The Prosper Valley School

The Prosper Valley School (TPVS) is a small, high-quality, high-performing elementary school that was opened for the 2015-16 school year with the merger of the elementary schools of Bridgewater and Pomfret. The school will be merged with Woodstock Elementary School for the 2019-2020 school year.  During this time the Campus Configuration Board Subcommittee will be making recommendations to the full Board around how TPVS campus can best be used to meet the needs of the students in our district.

Woodstock Elementary School

Woodstock Elementary School is a public PreK-6 school of 210 students located in the heart of the historic village of Woodstock, Vermont. Our school welcomes students from the surrounding communities including Bridgewater, Killington, Plymouth, Pomfret, and Reading.  Starting in the 2019-2020 school year, Reading elementary students in grades 4-6 will be joining the WES community. For the 2019-2020 school year, students from The Prosper Valley School and WES will be integrated into classes of 17-20 peers per grade level.

Our mission is to provide an excellent academic opportunity in a safe, caring, and healthy environment. High expectations within a challenging curriculum delivered through excellent instruction provide the educational foundation for all students to become enthusiastic, persistent, and competent learners. WES uses Responsive Classroom techniques and Positive Behavior Interventions and Supports (PBIS) to create a nurturing community where all students strive to meet our school expectations of being safe, respectful, and ready to learn. Our location allows for place-based learning that includes lessons at the Ottauquechee River and partnering with the local library, Town Hall Theatre, Woodstock History Center, Billings Farm Museum, and Marsh Billings Rockefeller National Park. Our STEM lab provides students opportunities to explore concepts such as engineering, design, and robotics. Students experience locally sourced meals and cooking and nutrition lessons in our farm-to-school cafe. We encourage you to come visit WES and see why “the road to success begins at WES!”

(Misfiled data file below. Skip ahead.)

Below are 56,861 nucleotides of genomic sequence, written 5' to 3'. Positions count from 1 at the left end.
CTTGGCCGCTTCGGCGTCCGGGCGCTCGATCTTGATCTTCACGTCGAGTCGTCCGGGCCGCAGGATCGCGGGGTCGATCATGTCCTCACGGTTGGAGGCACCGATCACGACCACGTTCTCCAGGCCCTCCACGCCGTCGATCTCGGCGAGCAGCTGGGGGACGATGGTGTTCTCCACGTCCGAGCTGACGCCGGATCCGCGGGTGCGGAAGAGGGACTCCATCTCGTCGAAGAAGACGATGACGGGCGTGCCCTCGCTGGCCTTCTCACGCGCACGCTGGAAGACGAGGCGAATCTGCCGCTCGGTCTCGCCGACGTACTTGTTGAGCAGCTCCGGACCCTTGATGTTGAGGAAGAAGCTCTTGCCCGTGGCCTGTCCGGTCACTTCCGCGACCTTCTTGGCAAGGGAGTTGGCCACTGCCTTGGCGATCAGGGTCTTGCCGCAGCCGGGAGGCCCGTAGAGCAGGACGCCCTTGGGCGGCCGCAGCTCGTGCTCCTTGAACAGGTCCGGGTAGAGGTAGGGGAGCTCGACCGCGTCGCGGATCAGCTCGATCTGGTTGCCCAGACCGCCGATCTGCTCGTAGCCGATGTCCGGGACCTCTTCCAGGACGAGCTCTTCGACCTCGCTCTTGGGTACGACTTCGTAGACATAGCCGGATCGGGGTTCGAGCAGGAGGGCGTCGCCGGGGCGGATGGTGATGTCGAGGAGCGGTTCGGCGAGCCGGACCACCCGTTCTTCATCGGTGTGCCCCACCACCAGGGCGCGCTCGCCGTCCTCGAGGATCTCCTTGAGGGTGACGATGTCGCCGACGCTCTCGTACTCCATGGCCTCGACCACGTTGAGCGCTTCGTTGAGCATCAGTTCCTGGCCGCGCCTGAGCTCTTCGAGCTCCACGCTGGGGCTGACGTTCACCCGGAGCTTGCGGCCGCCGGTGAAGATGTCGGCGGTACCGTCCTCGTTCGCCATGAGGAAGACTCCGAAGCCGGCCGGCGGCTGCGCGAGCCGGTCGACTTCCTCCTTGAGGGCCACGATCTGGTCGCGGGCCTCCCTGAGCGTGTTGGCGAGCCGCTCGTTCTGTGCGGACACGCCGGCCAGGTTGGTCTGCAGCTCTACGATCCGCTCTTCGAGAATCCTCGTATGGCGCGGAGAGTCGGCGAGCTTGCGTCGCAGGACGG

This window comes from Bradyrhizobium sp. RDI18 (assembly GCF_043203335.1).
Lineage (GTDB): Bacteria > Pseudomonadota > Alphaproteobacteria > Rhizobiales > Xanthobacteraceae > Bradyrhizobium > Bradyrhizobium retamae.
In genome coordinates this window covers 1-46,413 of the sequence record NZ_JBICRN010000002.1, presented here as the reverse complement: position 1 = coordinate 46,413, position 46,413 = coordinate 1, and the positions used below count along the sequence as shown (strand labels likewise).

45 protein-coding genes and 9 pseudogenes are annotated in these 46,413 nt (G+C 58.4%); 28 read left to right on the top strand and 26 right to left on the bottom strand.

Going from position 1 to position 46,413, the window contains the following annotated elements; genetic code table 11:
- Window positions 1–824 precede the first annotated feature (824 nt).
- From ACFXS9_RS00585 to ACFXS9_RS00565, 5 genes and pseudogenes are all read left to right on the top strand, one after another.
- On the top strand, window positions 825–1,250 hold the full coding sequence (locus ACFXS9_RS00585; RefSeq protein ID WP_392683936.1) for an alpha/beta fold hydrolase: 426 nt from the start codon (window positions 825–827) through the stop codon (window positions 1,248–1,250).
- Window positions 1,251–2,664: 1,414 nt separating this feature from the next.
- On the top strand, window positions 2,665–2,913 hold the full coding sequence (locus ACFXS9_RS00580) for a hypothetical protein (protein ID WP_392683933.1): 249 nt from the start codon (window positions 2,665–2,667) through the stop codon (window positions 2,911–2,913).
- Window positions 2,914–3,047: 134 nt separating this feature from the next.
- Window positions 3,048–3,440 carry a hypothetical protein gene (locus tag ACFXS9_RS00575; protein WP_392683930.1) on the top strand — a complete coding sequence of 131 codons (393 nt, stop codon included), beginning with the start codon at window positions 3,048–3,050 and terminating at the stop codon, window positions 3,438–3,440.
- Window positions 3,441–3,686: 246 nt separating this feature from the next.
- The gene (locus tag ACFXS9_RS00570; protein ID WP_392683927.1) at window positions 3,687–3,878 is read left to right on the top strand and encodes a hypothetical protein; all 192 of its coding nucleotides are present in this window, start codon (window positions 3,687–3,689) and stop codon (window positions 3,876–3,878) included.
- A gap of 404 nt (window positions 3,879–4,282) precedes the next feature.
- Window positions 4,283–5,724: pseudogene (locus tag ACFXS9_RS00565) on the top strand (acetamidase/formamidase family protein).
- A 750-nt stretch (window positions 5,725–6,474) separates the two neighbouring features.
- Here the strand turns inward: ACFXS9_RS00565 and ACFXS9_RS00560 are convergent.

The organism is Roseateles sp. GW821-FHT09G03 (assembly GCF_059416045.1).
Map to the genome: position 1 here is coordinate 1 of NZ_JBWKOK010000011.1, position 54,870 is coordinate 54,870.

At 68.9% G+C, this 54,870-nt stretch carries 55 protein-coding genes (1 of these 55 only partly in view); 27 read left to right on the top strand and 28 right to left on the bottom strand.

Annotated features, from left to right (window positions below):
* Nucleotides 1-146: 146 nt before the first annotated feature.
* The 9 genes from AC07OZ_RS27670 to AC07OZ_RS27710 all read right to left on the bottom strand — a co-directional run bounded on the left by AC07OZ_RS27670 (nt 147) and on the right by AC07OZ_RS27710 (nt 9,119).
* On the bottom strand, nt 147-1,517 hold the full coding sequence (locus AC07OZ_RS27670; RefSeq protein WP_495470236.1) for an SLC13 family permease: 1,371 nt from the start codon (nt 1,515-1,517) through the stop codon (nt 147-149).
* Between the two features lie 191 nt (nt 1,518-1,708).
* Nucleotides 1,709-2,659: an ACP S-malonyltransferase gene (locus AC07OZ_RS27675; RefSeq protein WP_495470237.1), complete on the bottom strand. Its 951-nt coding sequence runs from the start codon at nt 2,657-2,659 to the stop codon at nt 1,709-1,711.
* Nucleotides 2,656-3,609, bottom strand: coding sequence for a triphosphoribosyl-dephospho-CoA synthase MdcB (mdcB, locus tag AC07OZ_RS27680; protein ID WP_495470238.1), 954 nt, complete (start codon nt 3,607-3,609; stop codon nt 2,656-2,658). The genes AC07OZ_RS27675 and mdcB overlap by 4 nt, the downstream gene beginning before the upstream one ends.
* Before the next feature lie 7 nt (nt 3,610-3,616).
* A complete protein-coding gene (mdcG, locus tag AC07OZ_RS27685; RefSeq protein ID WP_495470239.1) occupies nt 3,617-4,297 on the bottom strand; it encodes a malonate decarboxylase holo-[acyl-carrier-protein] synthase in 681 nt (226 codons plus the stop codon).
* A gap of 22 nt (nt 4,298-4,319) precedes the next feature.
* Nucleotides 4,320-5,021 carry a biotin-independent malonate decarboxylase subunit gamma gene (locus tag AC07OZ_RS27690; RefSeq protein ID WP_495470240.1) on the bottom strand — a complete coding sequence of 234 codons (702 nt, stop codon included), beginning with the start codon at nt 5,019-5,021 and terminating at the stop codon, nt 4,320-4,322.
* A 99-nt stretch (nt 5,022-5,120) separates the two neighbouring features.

Current Class Structure: Single grade classrooms with team teaching in grade levels.


Frequently Asked Questions

Elementary School Choice in the Windsor Central Unified District


ACT 46:  Article 14. Intra-district School Choice
By July 1, 2018, the Board of School Directors shall develop policy and programs for offering intra-district choice to the families or guardians of elementary students within the new unified union district. In accordance 55 with 16 V.S.A. Section 821, all resident students will be assured enrollment at an elementary school operated by the New Unified District. Choice may be limited only where necessary to the legitimate operational needs of the Unified District and any applicable legal requirements. Policies respecting choice shall consider issues including, but not limited to, transportation, socio-economic equity, proximity to the selected building, unity of siblings, and the capacities of receiving schools and sending schools.

1.  What is school choice and who is allowed to exercise it?